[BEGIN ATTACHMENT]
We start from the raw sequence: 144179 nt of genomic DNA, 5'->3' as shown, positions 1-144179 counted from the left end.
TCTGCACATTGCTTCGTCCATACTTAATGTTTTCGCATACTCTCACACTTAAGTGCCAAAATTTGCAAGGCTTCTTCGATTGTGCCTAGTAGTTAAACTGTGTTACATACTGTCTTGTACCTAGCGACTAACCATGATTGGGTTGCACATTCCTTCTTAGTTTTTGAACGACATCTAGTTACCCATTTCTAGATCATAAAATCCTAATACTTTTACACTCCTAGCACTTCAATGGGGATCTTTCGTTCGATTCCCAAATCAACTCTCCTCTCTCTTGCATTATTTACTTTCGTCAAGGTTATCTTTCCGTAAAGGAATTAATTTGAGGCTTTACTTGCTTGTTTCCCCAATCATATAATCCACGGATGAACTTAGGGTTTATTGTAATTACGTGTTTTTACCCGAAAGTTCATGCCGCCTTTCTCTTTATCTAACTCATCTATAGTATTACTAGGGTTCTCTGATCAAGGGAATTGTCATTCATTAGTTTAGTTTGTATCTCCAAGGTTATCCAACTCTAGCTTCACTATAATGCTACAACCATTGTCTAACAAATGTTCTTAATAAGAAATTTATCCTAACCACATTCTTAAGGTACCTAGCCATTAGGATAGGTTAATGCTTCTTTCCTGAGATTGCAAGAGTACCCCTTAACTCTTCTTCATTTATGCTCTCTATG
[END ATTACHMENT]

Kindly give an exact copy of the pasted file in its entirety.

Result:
We start from the raw sequence: 144179 nt of genomic DNA, 5'->3' as shown, positions 1-144179 counted from the left end.
TCTGCACATTGCTTCGTCCATACTTAATGTTTTCGCATACTCTCACACTTAAGTGCCAAAATTTGCAAGGCTTCTTCGATTGTGCCTAGTAGTTAAACTGTGTTACATACTGTCTTGTACCTAGCGACTAACCATGATTGGGTTGCACATTCCTTCTTAGTTTTTGAACGACATCTAGTTACCCATTTCTAGATCATAAAATCCTAATACTTTTACACTCCTAGCACTTCAATGGGGATCTTTCGTTCGATTCCCAAATCAACTCTCCTCTCTCTTGCATTATTTACTTTCGTCAAGGTTATCTTTCCGTAAAGGAATTAATTTGAGGCTTTACTTGCTTGTTTCCCCAATCATATAATCCACGGATGAACTTAGGGTTTATTGTAATTACGTGTTTTTACCCGAAAGTTCATGCCGCCTTTCTCTTTATCTAACTCATCTATAGTATTACTAGGGTTCTCTGATCAAGGGAATTGTCATTCATTAGTTTAGTTTGTATCTCCAAGGTTATCCAACTCTAGCTTCACTATAATGCTACAACCATTGTCTAACAAATGTTCTTAATAAGAAATTTATCCTAACCACATTCTTAAGGTACCTAGCCATTAGGATAGGTTAATGCTTCTTTCCTGAGATTGCAAGAGTACCCCTTAACTCTTCTTCATTTATGCTCTCTATG